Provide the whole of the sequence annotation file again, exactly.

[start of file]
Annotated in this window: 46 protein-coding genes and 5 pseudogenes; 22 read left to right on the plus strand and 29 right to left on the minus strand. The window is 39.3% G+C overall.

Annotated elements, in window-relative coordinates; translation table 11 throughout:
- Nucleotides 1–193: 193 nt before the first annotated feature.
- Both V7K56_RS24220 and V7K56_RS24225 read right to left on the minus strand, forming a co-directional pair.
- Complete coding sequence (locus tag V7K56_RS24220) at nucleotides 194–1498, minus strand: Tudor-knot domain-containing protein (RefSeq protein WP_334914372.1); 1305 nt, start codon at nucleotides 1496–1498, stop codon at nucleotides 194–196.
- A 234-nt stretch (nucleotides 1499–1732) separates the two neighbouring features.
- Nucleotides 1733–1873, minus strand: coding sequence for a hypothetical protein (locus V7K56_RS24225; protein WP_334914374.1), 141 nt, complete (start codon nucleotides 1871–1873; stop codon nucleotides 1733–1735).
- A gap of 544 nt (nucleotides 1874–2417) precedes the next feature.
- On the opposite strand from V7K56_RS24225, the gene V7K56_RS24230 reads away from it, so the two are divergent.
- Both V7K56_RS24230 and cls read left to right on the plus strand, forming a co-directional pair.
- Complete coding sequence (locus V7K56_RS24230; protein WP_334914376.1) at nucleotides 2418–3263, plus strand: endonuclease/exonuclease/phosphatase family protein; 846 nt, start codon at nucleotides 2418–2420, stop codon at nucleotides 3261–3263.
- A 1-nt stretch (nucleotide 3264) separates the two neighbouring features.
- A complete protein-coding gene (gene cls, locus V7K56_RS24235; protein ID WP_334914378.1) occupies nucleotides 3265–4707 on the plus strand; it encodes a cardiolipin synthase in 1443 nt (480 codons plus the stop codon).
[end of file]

Annotated in this window: 46 protein-coding genes and 5 pseudogenes; 22 read left to right on the plus strand and 29 right to left on the minus strand. The window is 39.3% G+C overall.

Annotated elements, in window-relative coordinates; translation table 11 throughout:
- Nucleotides 1–193: 193 nt before the first annotated feature.
- Both V7K56_RS24220 and V7K56_RS24225 read right to left on the minus strand, forming a co-directional pair.
- Complete coding sequence (locus tag V7K56_RS24220) at nucleotides 194–1498, minus strand: Tudor-knot domain-containing protein (RefSeq protein WP_334914372.1); 1305 nt, start codon at nucleotides 1496–1498, stop codon at nucleotides 194–196.
- A 234-nt stretch (nucleotides 1499–1732) separates the two neighbouring features.
- Nucleotides 1733–1873, minus strand: coding sequence for a hypothetical protein (locus V7K56_RS24225; protein WP_334914374.1), 141 nt, complete (start codon nucleotides 1871–1873; stop codon nucleotides 1733–1735).
- A gap of 544 nt (nucleotides 1874–2417) precedes the next feature.
- On the opposite strand from V7K56_RS24225, the gene V7K56_RS24230 reads away from it, so the two are divergent.
- Both V7K56_RS24230 and cls read left to right on the plus strand, forming a co-directional pair.
- Complete coding sequence (locus V7K56_RS24230; protein WP_334914376.1) at nucleotides 2418–3263, plus strand: endonuclease/exonuclease/phosphatase family protein; 846 nt, start codon at nucleotides 2418–2420, stop codon at nucleotides 3261–3263.
- A 1-nt stretch (nucleotide 3264) separates the two neighbouring features.
- A complete protein-coding gene (gene cls, locus V7K56_RS24235; protein ID WP_334914378.1) occupies nucleotides 3265–4707 on the plus strand; it encodes a cardiolipin synthase in 1443 nt (480 codons plus the stop codon).